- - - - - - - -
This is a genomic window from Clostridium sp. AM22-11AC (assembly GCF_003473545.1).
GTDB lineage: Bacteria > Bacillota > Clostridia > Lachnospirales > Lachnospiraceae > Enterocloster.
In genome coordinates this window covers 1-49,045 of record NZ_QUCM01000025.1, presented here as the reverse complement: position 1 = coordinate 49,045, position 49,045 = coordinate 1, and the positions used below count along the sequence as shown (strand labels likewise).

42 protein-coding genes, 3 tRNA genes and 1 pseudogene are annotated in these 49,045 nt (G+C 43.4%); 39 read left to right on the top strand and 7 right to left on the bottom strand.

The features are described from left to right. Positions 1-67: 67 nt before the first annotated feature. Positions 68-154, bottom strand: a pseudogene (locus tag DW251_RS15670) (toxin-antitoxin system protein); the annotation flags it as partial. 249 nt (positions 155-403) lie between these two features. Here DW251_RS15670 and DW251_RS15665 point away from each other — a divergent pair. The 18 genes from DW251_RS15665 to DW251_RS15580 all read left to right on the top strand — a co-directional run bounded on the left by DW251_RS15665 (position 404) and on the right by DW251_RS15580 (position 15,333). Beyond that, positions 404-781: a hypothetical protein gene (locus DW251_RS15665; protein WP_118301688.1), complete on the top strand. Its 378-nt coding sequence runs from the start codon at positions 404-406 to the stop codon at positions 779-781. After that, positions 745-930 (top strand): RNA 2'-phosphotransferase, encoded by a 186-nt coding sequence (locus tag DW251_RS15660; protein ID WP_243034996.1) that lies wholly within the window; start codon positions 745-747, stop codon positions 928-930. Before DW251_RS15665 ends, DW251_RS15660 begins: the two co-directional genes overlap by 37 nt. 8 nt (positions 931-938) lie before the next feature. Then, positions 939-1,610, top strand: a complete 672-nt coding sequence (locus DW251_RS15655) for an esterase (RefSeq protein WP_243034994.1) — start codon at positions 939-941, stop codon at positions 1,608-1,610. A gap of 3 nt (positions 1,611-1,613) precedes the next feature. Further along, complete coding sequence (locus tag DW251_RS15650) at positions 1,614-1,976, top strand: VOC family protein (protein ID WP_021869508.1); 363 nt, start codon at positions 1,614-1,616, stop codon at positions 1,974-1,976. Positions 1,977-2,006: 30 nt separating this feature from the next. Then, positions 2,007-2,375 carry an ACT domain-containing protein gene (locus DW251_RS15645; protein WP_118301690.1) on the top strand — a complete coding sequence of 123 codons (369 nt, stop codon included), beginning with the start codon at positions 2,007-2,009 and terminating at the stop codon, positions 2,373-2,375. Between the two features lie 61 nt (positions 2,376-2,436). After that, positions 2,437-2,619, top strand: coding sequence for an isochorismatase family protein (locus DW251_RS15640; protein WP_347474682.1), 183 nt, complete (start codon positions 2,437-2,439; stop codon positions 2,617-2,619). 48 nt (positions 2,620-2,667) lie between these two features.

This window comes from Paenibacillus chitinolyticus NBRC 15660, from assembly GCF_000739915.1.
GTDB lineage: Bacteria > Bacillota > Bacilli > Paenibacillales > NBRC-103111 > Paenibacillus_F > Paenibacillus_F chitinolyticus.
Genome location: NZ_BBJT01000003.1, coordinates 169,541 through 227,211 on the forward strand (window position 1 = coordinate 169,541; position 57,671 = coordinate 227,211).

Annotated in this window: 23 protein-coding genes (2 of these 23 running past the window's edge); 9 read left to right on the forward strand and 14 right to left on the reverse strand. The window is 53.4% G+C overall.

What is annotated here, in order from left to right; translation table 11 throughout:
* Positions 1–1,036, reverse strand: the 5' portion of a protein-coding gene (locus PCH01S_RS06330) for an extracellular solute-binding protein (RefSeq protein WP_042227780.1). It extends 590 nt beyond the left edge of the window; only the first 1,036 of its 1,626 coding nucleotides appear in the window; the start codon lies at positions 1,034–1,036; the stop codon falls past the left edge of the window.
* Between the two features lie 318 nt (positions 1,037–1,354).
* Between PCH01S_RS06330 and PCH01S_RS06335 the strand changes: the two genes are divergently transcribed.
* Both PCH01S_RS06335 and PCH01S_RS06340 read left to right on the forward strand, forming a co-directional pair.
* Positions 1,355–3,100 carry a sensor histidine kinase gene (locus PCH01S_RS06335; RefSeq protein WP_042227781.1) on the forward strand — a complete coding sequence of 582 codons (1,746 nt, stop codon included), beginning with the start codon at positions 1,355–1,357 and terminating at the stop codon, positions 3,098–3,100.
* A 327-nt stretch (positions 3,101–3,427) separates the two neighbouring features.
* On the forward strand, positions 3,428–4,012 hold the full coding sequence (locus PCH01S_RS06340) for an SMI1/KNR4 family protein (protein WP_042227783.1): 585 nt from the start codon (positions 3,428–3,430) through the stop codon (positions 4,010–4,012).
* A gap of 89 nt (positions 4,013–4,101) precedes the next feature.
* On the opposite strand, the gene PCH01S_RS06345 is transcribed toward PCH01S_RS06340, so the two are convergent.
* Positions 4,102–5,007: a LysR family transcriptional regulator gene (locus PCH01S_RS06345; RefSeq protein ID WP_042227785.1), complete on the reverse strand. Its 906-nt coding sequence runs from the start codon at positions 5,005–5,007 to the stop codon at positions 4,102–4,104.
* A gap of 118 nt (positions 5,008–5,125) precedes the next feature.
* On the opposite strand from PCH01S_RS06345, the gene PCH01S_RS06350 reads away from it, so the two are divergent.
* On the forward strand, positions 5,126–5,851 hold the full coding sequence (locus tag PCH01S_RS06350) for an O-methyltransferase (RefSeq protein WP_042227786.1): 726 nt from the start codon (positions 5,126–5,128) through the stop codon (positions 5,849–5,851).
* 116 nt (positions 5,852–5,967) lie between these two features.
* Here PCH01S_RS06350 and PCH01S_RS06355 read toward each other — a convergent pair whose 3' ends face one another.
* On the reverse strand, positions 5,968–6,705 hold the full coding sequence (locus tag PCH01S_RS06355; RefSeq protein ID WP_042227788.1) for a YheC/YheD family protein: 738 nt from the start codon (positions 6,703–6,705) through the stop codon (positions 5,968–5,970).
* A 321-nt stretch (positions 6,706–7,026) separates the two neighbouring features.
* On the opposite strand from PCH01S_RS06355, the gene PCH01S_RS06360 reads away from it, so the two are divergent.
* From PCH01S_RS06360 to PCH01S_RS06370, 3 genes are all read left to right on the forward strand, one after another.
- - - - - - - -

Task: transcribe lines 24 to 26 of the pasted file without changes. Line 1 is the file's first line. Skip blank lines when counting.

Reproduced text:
* 116 nt (positions 5,852–5,967) lie between these two features.
* Here PCH01S_RS06350 and PCH01S_RS06355 read toward each other — a convergent pair whose 3' ends face one another.
* On the reverse strand, positions 5,968–6,705 hold the full coding sequence (locus tag PCH01S_RS06355; RefSeq protein ID WP_042227788.1) for a YheC/YheD family protein: 738 nt from the start codon (positions 6,703–6,705) through the stop codon (positions 5,968–5,970).